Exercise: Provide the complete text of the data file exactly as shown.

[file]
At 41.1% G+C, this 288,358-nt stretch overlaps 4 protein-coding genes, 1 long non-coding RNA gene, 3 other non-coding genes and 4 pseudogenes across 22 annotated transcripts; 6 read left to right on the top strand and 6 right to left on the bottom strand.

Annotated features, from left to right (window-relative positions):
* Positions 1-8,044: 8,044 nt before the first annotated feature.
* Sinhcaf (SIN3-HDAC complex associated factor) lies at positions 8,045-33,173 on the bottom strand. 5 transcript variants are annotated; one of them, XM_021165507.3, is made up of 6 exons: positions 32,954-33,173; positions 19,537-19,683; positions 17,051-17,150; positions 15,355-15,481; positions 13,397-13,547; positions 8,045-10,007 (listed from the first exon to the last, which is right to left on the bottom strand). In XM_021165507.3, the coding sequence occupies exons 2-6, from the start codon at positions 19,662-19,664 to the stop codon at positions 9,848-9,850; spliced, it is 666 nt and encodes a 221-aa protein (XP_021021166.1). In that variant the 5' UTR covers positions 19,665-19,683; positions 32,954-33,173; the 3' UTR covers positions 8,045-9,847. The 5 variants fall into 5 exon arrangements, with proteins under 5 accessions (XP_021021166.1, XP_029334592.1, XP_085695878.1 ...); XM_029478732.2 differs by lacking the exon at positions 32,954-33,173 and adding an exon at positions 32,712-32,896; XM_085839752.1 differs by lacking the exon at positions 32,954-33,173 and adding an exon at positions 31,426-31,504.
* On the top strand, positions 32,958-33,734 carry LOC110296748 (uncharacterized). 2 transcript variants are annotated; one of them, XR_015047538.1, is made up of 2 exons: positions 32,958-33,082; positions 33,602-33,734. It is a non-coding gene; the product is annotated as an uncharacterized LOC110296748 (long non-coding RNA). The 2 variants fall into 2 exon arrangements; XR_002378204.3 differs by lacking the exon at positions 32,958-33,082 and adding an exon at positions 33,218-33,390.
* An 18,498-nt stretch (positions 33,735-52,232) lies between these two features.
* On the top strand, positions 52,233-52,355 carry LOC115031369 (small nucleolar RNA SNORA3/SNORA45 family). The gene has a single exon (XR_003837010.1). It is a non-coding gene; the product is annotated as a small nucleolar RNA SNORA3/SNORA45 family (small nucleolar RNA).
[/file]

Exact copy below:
At 41.1% G+C, this 288,358-nt stretch overlaps 4 protein-coding genes, 1 long non-coding RNA gene, 3 other non-coding genes and 4 pseudogenes across 22 annotated transcripts; 6 read left to right on the top strand and 6 right to left on the bottom strand.

Annotated features, from left to right (window-relative positions):
* Positions 1-8,044: 8,044 nt before the first annotated feature.
* Sinhcaf (SIN3-HDAC complex associated factor) lies at positions 8,045-33,173 on the bottom strand. 5 transcript variants are annotated; one of them, XM_021165507.3, is made up of 6 exons: positions 32,954-33,173; positions 19,537-19,683; positions 17,051-17,150; positions 15,355-15,481; positions 13,397-13,547; positions 8,045-10,007 (listed from the first exon to the last, which is right to left on the bottom strand). In XM_021165507.3, the coding sequence occupies exons 2-6, from the start codon at positions 19,662-19,664 to the stop codon at positions 9,848-9,850; spliced, it is 666 nt and encodes a 221-aa protein (XP_021021166.1). In that variant the 5' UTR covers positions 19,665-19,683; positions 32,954-33,173; the 3' UTR covers positions 8,045-9,847. The 5 variants fall into 5 exon arrangements, with proteins under 5 accessions (XP_021021166.1, XP_029334592.1, XP_085695878.1 ...); XM_029478732.2 differs by lacking the exon at positions 32,954-33,173 and adding an exon at positions 32,712-32,896; XM_085839752.1 differs by lacking the exon at positions 32,954-33,173 and adding an exon at positions 31,426-31,504.
* On the top strand, positions 32,958-33,734 carry LOC110296748 (uncharacterized). 2 transcript variants are annotated; one of them, XR_015047538.1, is made up of 2 exons: positions 32,958-33,082; positions 33,602-33,734. It is a non-coding gene; the product is annotated as an uncharacterized LOC110296748 (long non-coding RNA). The 2 variants fall into 2 exon arrangements; XR_002378204.3 differs by lacking the exon at positions 32,958-33,082 and adding an exon at positions 33,218-33,390.
* An 18,498-nt stretch (positions 33,735-52,232) lies between these two features.
* On the top strand, positions 52,233-52,355 carry LOC115031369 (small nucleolar RNA SNORA3/SNORA45 family). The gene has a single exon (XR_003837010.1). It is a non-coding gene; the product is annotated as a small nucleolar RNA SNORA3/SNORA45 family (small nucleolar RNA).